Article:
Kim "Clid" Tae-min's Jarvan IV made his way to the top side of the map. He ganked top lane at three minutes, a move that, at this year's Mid-Season Invitational, has primarily characterized his opponent, Invictus Gaming's Gao "Ning" Zhen-Ning. Together with SK Telecom T1 top laner Kim "Khan" Dong-ha, the two secured first blood on iG's Kang "TheShy" Seung-lok.
Days after being publicly humiliated with a record-setting 16-minute loss to iG, SKT handed iG their only loss of the group stage. It's only one game, but this win was the continuation of a promise made on the Jamsil Sports Center stage in Seoul after SKT beat Griffin 3-0 in the finals of the League of Legends Champions Korea spring split.
It was a promise to return South Korea to its former glory.
If SKT succeed, Clid will have to play a pivotal role. The former JD Gaming jungler was brought to SKT specifically due to his early aggression. Supported by Cho "Mata" Se-hyeong's vision control, Clid was supposed to push SKT out of their scaling ways and into the new age of early aggression and contention with reigning world champions iG. Clid disagrees somewhat with the sentiment that he's hyper-aggressive and sees himself as more of a team-dependent player.
"I try to be aggressive sometimes and also defensive sometimes," Clid said. "Faker really tries to match me and match my style, so it feels really good."
True synergy between the two, and a stronger early game plan for SKT, has been a work in progress. Throughout the 2019 LCK split, Clid found himself ahead of teammates who didn't follow up on his aggressive engagements, or he was faced with losing lanes that gave him little leeway to invade or gank effectively. In their 16-minute beatdown at the hands of iG, SKT disrespectfully picked a Sona/Taric combination for bot laner Park "Teddy" Jin-seong and Mata, leaving Clid's signature Lee Sin at the mercy of Ning, and iG dove SKT's bottom lane repeatedly with a Draven/Nautilus combination. It wasn't pretty.
Combined with an earlier loss that day to G2 in which SKT ceded early advantages and slowly lost, it looked bad for South Korea. SKT appeared to have a horrible read on the meta and seemed unable to adapt to a more fast-paced style.
The mantle of invincibility has long since fallen from the shoulders of South Korean LoL teams and remains somewhere on the floor of the BEXCO Auditorium in Busan, where the past two South Korean teams in contention for the 2018 League of Legends World Championship lost. Yet the mantle of SKT as an international powerhouse has yet to fall, as SKT weren't part of South Korea's demise. They had a season so bad that they failed to make it to 2018 worlds.
Spared a trip to last year's championship, SKT's reputation for domination at international events has remained intact (minus their 2017 worlds finals loss to Samsung Galaxy). The narrative going to MSI was that SKT could redeem South Korea.
Yet redemption for South Korea is still out of SKT's reach. If they emerge victorious at MSI, it will feel good for South Korean fans and be a strong first step, but the region as a whole has myriad issues, including a distinct lack of strong, flexible teams. China's LoL Pro League still has more depth, even if iG loses.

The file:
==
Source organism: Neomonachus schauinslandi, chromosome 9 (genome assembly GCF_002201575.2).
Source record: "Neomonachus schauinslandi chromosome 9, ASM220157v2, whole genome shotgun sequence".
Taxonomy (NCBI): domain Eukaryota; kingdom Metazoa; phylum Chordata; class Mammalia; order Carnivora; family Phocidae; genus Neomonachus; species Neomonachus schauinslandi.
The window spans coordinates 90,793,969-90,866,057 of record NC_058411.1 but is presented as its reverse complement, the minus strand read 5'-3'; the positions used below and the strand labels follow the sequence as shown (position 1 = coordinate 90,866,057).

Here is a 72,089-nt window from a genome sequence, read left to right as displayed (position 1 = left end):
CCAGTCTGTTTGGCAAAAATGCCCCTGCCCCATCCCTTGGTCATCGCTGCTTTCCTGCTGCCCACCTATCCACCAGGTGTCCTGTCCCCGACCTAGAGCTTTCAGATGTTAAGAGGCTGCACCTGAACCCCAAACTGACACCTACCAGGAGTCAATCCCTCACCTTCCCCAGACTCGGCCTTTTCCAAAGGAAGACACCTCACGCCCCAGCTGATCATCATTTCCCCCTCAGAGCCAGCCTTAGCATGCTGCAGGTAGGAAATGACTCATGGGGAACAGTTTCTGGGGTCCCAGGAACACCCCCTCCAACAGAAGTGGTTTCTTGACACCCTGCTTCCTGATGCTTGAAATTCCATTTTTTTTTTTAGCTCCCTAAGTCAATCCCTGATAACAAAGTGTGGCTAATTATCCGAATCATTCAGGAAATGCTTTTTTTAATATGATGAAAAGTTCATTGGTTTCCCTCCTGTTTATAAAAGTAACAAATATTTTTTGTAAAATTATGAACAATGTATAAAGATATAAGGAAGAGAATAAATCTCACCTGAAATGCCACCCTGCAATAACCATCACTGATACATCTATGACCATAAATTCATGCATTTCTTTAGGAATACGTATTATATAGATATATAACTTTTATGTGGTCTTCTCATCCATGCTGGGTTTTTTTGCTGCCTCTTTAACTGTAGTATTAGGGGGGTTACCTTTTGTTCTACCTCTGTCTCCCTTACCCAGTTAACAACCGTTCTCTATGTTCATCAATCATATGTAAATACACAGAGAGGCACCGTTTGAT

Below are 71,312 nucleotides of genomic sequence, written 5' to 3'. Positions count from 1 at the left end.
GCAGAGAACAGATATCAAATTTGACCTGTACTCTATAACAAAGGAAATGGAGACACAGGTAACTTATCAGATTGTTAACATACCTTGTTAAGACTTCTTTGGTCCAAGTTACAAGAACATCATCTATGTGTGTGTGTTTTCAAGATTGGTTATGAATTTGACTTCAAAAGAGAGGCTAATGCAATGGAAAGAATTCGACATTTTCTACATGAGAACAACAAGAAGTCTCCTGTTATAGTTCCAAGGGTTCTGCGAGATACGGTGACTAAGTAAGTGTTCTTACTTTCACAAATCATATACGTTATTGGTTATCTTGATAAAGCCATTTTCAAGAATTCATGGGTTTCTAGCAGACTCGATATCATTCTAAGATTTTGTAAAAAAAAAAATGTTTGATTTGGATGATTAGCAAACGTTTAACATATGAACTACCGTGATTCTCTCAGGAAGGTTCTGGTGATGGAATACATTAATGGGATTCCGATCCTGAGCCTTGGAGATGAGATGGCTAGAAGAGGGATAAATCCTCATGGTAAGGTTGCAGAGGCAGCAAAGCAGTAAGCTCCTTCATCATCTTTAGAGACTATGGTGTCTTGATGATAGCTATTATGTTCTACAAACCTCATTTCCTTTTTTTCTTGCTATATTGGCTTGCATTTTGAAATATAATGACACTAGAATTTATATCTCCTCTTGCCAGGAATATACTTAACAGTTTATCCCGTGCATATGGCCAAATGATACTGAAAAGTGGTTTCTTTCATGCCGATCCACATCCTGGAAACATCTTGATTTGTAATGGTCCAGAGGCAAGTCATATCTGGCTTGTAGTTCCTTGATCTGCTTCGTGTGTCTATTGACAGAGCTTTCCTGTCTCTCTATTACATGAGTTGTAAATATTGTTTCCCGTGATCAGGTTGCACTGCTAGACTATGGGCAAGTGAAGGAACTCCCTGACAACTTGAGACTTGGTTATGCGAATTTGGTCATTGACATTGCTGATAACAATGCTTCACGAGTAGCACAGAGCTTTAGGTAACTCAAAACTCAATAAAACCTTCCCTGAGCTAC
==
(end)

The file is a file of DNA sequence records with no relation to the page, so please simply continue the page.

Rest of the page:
SKT can redeem only themselves. They've been here before. At the 2016 Mid-Season Invitational, SKT had a four-game group stage losing streak that had fans clamoring for Bae "Bengi" Seung-woong to replace jungler Kang "Blank" Sun-gu. SKT looked sluggish and off-pace in the MSI meta, but Blank stayed in, and SKT recovered to beat both group stage first-seed Royal Never Give Up and MSI finalist Counter Logic Gaming for the title.
Historically, SKT have been a team that can adjust and adapt at international events, especially at critical moments. Next, their greatest test will be adapting to a meta that is ill-suited to the pattern and playstyle that have characterized SKT since 2015.
SKT's win against iG showcased that adaptation. Rather than giving Faker waveclear mages such as Azir to hold mid lane, SKT put him on Ryze, making the most of his ability to roam and apply pressure to side lanes. Since his disastrous appearance on Sona, Teddy has been unlocked and allowed to play Lucian and Kalista. SKT have adapted, somewhat fighting their own tendencies to cede just enough early advantages to come back in the mid-to-late game with stronger vision and objective control as well as 5 vs. 5 teamfighting.
In the semifinals, they will face G2, who haven't looked as strong in the back half of the group stage but nonetheless beat SKT twice by spreading them across the map.
"I knew they were a strong European team, but I didn't realize they were good at macro as well," Clid said of G2 after SKT's first loss to them in the group stage. "They were really strong in the early game, but they were really good at snowballing that lead as well."
The keys to an SKT victory lie in Clid's ability to take control of the early game. Drafting strong early-game champions in SKT's lanes, like SKT have for Teddy more recently at MSI, will also help a Clid takeover. Clid leads the MVP leaderboard at MSI right now due to his strong early presence. He has also faced off against Ning in the LPL, and though he didn't win, Clid is more familiar with Ning's jungle style than any other jungler at the tournament.
"In China, we solved things by fighting it out," Clid said of his time on JDG. "In Korea, it's more about macro, so we try to solve things through map control."
By focusing a bit more on their early game, SKT might not redeem South Korean LoL as a whole, but they can create their own redemption story and take a strong step for the region too.